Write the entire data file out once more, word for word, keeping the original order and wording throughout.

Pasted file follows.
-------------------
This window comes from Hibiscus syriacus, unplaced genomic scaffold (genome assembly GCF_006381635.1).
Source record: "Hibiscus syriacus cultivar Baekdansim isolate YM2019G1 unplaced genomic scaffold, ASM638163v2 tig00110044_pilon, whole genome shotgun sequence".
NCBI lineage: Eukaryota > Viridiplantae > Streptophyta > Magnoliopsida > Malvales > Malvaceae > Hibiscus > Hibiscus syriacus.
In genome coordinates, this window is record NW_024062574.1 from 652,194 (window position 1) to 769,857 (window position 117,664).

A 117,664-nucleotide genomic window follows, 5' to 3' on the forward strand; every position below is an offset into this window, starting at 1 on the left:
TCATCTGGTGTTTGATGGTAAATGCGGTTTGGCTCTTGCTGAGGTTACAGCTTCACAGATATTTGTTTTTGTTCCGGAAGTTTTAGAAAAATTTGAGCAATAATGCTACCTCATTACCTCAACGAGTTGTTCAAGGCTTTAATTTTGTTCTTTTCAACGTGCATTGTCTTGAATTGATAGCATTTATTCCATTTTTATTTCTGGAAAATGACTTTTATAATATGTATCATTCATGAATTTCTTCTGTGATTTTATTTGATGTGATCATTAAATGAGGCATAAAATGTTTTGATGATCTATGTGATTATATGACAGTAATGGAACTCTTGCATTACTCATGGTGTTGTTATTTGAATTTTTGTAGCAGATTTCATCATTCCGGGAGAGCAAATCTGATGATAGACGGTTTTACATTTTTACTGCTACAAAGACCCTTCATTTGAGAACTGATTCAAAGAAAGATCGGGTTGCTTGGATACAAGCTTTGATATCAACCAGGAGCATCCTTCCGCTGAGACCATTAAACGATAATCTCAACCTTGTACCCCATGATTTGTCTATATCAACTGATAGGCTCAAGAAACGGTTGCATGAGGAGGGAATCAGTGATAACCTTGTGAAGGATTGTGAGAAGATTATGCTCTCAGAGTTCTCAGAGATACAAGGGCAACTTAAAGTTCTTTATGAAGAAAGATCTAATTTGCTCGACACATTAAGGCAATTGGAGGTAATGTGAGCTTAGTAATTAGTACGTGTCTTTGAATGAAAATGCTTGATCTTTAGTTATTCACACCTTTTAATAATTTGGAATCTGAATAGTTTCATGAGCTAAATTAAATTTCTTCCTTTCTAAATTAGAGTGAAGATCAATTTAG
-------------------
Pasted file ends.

This window comes from Hibiscus syriacus, unplaced genomic scaffold (genome assembly GCF_006381635.1).
Source record: "Hibiscus syriacus cultivar Baekdansim isolate YM2019G1 unplaced genomic scaffold, ASM638163v2 tig00110044_pilon, whole genome shotgun sequence".
NCBI lineage: Eukaryota > Viridiplantae > Streptophyta > Magnoliopsida > Malvales > Malvaceae > Hibiscus > Hibiscus syriacus.
In genome coordinates, this window is record NW_024062574.1 from 652,194 (window position 1) to 769,857 (window position 117,664).

A 117,664-nucleotide genomic window follows, 5' to 3' on the forward strand; every position below is an offset into this window, starting at 1 on the left:
TCATCTGGTGTTTGATGGTAAATGCGGTTTGGCTCTTGCTGAGGTTACAGCTTCACAGATATTTGTTTTTGTTCCGGAAGTTTTAGAAAAATTTGAGCAATAATGCTACCTCATTACCTCAACGAGTTGTTCAAGGCTTTAATTTTGTTCTTTTCAACGTGCATTGTCTTGAATTGATAGCATTTATTCCATTTTTATTTCTGGAAAATGACTTTTATAATATGTATCATTCATGAATTTCTTCTGTGATTTTATTTGATGTGATCATTAAATGAGGCATAAAATGTTTTGATGATCTATGTGATTATATGACAGTAATGGAACTCTTGCATTACTCATGGTGTTGTTATTTGAATTTTTGTAGCAGATTTCATCATTCCGGGAGAGCAAATCTGATGATAGACGGTTTTACATTTTTACTGCTACAAAGACCCTTCATTTGAGAACTGATTCAAAGAAAGATCGGGTTGCTTGGATACAAGCTTTGATATCAACCAGGAGCATCCTTCCGCTGAGACCATTAAACGATAATCTCAACCTTGTACCCCATGATTTGTCTATATCAACTGATAGGCTCAAGAAACGGTTGCATGAGGAGGGAATCAGTGATAACCTTGTGAAGGATTGTGAGAAGATTATGCTCTCAGAGTTCTCAGAGATACAAGGGCAACTTAAAGTTCTTTATGAAGAAAGATCTAATTTGCTCGACACATTAAGGCAATTGGAGGTAATGTGAGCTTAGTAATTAGTACGTGTCTTTGAATGAAAATGCTTGATCTTTAGTTATTCACACCTTTTAATAATTTGGAATCTGAATAGTTTCATGAGCTAAATTAAATTTCTTCCTTTCTAAATTAGAGTGAAGATCAATTTAG